First of all, I am not familiar with such a grading system. I speak for Germany, I don't know which country you come from as you didn't mention this.
In Germany, there are usually two types of employment contract, collective bargaining and non-collective bargaining.
For collective bargaining, rules are set by a contract between the union and the employers, which is available, it depends on a number of known factors and either you meet condition 𝑋 or you don't.
There are also non-tariff contracts, which are completely free. (A lawyer told me, that contract law is very free in Germany.) What you have agreed to with your employer applies, and that's that.
In addition, for grades, we typically have two systems, 1−6 (school degrees, where 1 is "very good" and 6 is "unsatisfactory"; in the US this compares to A—F), or exactly the other way round, 0 is "unsatisfactory" and 15 is "about very good". So, for a grading system, if there is such a thing, first of all you have to clarify which area is there, and what is good and what is bad. There can be both, so be careful and don't get confused.
Clarify the following question:
- Is the workplace paid according to a tariff?
Mostly, if that's the case, it's already in the job advertisement; because the collective agreement is usually a bit lower in payment, and I think they are also obliged to say that
If not, they should tell you all the rules, including which criteria for which standard you meet, or how far you meet them.
By the way, when I say contract law is very free, it also means that it is perfectly okay to negotiate about anything (and that is literally about everything). If you disagree with a point, discuss it. It is always more difficult to change something later in an existing contractual relationship than to agree something before a new contractual relationship. Be brave and you will see (if you are wanted—but about self-confidence is a psychological issue and would be a different question) that before contractual relationship, employers are surprisingly accommodating (because they want you). (That may not apply to everyday’s jobs like garbage collection, but it will surely apply to studied jobs in highly specific subjects.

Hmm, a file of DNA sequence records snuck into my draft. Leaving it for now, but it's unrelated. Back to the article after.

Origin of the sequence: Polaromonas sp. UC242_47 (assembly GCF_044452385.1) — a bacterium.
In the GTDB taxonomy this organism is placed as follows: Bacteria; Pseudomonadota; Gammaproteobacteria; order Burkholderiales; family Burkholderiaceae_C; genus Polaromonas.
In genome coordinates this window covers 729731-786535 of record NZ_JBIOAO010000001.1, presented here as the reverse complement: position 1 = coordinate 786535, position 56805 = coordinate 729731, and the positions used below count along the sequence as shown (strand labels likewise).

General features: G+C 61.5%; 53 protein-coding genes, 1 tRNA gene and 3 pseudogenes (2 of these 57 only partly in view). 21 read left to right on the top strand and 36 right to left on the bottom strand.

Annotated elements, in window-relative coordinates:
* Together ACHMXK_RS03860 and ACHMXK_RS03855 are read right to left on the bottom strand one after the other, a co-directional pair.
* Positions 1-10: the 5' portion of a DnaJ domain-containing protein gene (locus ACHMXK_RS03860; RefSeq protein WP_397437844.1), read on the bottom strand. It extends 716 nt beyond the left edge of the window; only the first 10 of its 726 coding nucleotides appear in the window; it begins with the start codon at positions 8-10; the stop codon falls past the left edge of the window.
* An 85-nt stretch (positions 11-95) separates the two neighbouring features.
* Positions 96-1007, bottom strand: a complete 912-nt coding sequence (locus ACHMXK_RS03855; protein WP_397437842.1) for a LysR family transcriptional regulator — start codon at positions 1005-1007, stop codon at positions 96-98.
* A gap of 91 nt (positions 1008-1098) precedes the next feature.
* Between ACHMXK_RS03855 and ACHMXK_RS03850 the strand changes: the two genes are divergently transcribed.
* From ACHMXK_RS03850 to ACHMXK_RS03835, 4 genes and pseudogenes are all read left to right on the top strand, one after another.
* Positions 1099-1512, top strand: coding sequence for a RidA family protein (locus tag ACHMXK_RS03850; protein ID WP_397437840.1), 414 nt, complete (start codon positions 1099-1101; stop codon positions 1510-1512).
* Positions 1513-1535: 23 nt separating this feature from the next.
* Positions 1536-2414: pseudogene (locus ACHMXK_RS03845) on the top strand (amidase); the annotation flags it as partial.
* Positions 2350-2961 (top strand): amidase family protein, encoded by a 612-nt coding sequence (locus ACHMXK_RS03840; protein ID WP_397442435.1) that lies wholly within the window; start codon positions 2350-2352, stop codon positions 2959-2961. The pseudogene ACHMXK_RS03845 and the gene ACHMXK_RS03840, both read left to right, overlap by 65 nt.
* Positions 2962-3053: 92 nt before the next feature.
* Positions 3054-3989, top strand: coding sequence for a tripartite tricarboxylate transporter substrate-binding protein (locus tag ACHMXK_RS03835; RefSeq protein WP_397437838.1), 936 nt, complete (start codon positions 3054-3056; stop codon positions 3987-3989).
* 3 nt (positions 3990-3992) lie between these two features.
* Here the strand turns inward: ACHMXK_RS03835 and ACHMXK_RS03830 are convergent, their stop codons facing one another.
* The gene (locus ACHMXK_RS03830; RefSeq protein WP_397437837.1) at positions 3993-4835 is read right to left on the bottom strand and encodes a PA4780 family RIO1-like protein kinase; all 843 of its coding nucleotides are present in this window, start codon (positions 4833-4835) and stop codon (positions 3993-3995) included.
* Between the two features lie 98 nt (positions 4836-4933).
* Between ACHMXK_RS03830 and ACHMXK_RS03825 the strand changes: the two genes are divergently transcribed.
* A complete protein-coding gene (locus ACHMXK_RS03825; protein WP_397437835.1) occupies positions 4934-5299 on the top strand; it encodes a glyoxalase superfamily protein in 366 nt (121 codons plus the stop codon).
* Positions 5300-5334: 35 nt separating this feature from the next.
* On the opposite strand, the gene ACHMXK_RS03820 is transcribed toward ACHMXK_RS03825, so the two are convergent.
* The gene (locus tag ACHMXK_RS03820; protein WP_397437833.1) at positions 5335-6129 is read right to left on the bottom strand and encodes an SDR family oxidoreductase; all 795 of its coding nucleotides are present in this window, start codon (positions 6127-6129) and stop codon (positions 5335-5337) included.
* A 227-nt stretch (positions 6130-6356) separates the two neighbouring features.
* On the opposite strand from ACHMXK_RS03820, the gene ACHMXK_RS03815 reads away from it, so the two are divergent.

I would like to tell another story here to give you courage: My uncle is a qualified physicist and was looking for a position as a university professor of physics. There aren't many of them. There were two places, one that he wanted and the other that he actually didn't want. Then he sent a message to the position he did not want, a kind of rejection offer, so to speak, if he should come here, he would expect so much (payment, high-tech equipment of laboratories, laboratory assistants, etc.) at least available. He was sure they would never approve this, but the university approved it! And today he works there and is very happy. Yes, it is abroad and the journey home is longer, but with more money, journeys by plane also become more convenient.
Basically, maybe I should have written that at the beginning, in German, the word "contract" (
Vertrag) is derived from "to agree" (
vertragen). In a contract, you should write everything in which you agree with your employer, even if it seems obvious and superfluous. That's what a contract is for. And that's what counts later. It is true that laws are above a contract and it depends on the jurisdication where you live, but you haven't written where you come from, so I can't answer for a specific jurisdiction.